Once an internal service provider improves its performance to competitive levels, it may consider selling some of its products and services outside the firm. This is called “insourcing.” Insourcing can benefit both shareholders and internal clients in a number of ways.
The internal service provider may have opportunities to bring in new sources of revenue, and to amortize its fixed costs across a broader base.
Furthermore, insourcing may improve client satisfaction by allowing an internal service provider to grow in ways that are synergistic with internal clients’ needs. Growth helps build a critical mass of specialists in an area that otherwise might not warrant permanent headcount. This higher degree of specialization reduces costs, improves quality, speeds time to market and accelerates the pace of innovation for all clients.
A few guidelines on “insourcing” can ensure that it enhances, rather than dilutes, service to internal clients.
Rather than selling directly outside, an ideal strategy for an internal service provider is to sell its products and services to externally focused product managers within the company; these business units may then add value and sell their products outside the company. This ensures consistency and coordination with line management’s customer-oriented strategies. It also keeps the focus of the staff on their primary mission — serving internal clients.
An internal service provider may be allowed to sell directly to external clients if all of the following conditions are met:
- The first priority for an internal service provider is to satisfy its internal clients. Unless the firm is pursuing a strategy that takes it into the outsourcing business, it is more important that staff help internal clients succeed than make money on their own. Before insourcing is considered, staff must be sure that internal clients are completely satisfied with their work.
- The internal service provider must have a distinctive competence in a particular area that ensures success in a well-defined niche, in spite of intense competition from other vendors.
- The internal service provider must never sell to the firm’s competitors any products or services that are of strategic value to internal clients, since doing so might give away one of the company’s competitive advantages. (This judgment may require executive-level approvals.)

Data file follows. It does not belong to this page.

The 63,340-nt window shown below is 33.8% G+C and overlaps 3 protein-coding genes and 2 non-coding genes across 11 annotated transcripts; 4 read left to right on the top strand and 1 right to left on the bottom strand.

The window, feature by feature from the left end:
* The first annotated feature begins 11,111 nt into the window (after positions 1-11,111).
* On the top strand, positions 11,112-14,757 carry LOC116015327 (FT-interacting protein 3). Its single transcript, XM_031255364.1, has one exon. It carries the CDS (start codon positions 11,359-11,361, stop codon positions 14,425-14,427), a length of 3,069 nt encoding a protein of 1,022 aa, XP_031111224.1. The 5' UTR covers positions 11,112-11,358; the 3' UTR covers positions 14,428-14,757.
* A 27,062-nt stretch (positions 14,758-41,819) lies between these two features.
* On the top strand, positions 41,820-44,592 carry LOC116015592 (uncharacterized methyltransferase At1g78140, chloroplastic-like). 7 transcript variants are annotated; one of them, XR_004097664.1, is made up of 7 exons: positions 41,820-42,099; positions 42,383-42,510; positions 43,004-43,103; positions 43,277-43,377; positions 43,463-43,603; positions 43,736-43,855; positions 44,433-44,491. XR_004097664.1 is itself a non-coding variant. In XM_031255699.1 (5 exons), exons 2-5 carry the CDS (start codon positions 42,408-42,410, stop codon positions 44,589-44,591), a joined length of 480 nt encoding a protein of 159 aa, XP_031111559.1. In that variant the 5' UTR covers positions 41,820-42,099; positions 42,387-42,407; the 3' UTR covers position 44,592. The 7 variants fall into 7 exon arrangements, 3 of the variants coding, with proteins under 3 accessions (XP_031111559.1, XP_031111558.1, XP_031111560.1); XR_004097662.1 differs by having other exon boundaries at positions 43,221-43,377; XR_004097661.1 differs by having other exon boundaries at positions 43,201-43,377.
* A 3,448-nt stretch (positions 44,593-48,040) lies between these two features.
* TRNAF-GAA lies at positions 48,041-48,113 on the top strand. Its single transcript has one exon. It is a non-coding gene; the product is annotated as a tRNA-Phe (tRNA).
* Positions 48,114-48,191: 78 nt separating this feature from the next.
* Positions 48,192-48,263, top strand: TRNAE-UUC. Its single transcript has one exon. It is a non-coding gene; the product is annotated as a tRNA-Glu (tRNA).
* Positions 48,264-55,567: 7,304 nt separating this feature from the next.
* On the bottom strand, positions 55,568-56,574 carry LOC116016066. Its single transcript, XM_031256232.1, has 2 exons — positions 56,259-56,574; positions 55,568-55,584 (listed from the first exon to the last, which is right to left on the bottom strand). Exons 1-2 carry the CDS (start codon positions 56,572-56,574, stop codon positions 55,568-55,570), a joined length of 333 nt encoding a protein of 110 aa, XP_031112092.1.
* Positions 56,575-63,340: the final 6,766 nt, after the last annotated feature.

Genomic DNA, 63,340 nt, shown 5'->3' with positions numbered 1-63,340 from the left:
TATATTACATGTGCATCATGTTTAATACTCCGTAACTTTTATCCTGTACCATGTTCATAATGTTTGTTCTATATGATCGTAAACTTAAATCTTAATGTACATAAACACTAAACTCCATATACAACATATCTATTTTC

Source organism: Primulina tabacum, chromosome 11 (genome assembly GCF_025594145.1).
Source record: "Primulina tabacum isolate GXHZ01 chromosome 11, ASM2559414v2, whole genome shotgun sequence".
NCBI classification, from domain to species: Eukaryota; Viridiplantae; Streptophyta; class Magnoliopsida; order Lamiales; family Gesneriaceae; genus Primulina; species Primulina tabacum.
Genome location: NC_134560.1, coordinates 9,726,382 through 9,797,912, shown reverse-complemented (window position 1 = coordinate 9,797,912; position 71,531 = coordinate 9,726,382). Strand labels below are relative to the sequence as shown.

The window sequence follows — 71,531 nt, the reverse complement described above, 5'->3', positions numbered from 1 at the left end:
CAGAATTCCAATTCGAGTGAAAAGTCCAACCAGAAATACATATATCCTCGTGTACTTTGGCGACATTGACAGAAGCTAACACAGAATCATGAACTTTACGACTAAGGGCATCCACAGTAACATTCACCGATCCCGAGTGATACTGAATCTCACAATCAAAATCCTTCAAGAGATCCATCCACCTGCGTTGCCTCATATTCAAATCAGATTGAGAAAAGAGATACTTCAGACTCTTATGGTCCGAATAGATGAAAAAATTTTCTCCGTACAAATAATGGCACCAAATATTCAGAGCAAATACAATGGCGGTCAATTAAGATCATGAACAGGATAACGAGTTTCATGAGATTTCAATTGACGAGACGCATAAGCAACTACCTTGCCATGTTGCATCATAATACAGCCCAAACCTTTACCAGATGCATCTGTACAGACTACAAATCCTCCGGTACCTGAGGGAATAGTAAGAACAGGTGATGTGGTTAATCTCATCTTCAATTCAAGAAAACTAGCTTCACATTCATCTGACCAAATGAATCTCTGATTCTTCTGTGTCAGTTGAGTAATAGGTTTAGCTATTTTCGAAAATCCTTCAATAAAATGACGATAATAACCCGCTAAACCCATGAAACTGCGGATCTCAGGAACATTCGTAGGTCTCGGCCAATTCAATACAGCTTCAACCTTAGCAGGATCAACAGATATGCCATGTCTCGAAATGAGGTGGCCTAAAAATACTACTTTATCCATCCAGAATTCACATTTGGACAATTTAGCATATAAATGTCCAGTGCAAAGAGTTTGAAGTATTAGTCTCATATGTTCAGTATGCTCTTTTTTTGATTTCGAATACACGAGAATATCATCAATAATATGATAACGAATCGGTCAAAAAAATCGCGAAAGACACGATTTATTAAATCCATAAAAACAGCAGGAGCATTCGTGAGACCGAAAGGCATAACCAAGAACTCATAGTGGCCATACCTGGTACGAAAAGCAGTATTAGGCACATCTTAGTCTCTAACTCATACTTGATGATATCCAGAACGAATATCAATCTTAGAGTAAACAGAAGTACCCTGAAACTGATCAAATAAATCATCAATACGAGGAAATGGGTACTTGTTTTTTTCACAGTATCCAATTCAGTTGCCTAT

- The internal service provider must price its products and services so as to never lose money on external sales. This requires a meticulous and transparent costing method and application.
Of course, it’s not easy to set up a new business, even one based on a successful internal service provider.
There are a number of new skills and methods that are required. For example, the organization will have to beef up its sales, marketing and customer-services functions. It must learn to form legally binding contracts and to collect accounts receivable.
Furthermore, the internal service provider will have to establish trade credit policies (which give customers a grace period, such as 30 days, in which to pay their bills), and acquire working capital to finance trade credit.
One way to create an instant source of external revenues is to acquire one of its external vendors.
If the vendor sells a product that is of strategic value to the organization’s internal clients, then the acquisition can pay off even if the vendor fails in the external market.
If the vendor sells generic products and services, then, to be worth acquiring, it must succeed in both internal and external markets without violating the above conditions. In marginal cases, succeeding in the external market may require violating the above conditions of external sales, undermining the value of the acquisition internally. If it fails at external sales, acquisition is an extremely expensive way to acquire skills for internal use.
While cases of successful insourcing are relatively rare, when they work, they provide excellent experience for staff, and valuable synergies for clients.
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